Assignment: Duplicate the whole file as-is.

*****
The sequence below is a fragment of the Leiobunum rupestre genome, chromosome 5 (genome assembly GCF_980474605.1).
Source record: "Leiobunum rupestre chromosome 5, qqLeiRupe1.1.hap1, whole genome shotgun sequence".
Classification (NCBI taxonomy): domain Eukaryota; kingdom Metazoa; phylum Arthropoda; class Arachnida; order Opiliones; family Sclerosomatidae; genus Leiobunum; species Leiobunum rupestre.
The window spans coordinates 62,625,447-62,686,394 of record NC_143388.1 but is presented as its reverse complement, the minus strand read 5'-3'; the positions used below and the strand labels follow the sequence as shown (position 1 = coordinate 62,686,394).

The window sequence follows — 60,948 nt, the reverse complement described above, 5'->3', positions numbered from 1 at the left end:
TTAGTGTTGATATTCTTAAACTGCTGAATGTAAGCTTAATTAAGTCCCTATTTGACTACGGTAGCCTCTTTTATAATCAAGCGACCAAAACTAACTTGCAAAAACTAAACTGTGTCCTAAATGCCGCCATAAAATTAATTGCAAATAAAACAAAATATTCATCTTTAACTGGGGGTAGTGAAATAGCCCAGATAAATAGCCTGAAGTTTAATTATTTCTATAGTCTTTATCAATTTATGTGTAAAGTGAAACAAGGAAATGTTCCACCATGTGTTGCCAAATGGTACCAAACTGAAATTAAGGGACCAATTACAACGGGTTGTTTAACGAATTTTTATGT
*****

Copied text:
The sequence below is a fragment of the Leiobunum rupestre genome, chromosome 5 (genome assembly GCF_980474605.1).
Source record: "Leiobunum rupestre chromosome 5, qqLeiRupe1.1.hap1, whole genome shotgun sequence".
Classification (NCBI taxonomy): domain Eukaryota; kingdom Metazoa; phylum Arthropoda; class Arachnida; order Opiliones; family Sclerosomatidae; genus Leiobunum; species Leiobunum rupestre.
The window spans coordinates 62,625,447-62,686,394 of record NC_143388.1 but is presented as its reverse complement, the minus strand read 5'-3'; the positions used below and the strand labels follow the sequence as shown (position 1 = coordinate 62,686,394).

The window sequence follows — 60,948 nt, the reverse complement described above, 5'->3', positions numbered from 1 at the left end:
TTAGTGTTGATATTCTTAAACTGCTGAATGTAAGCTTAATTAAGTCCCTATTTGACTACGGTAGCCTCTTTTATAATCAAGCGACCAAAACTAACTTGCAAAAACTAAACTGTGTCCTAAATGCCGCCATAAAATTAATTGCAAATAAAACAAAATATTCATCTTTAACTGGGGGTAGTGAAATAGCCCAGATAAATAGCCTGAAGTTTAATTATTTCTATAGTCTTTATCAATTTATGTGTAAAGTGAAACAAGGAAATGTTCCACCATGTGTTGCCAAATGGTACCAAACTGAAATTAAGGGACCAATTACAACGGGTTGTTTAACGAATTTTTATGT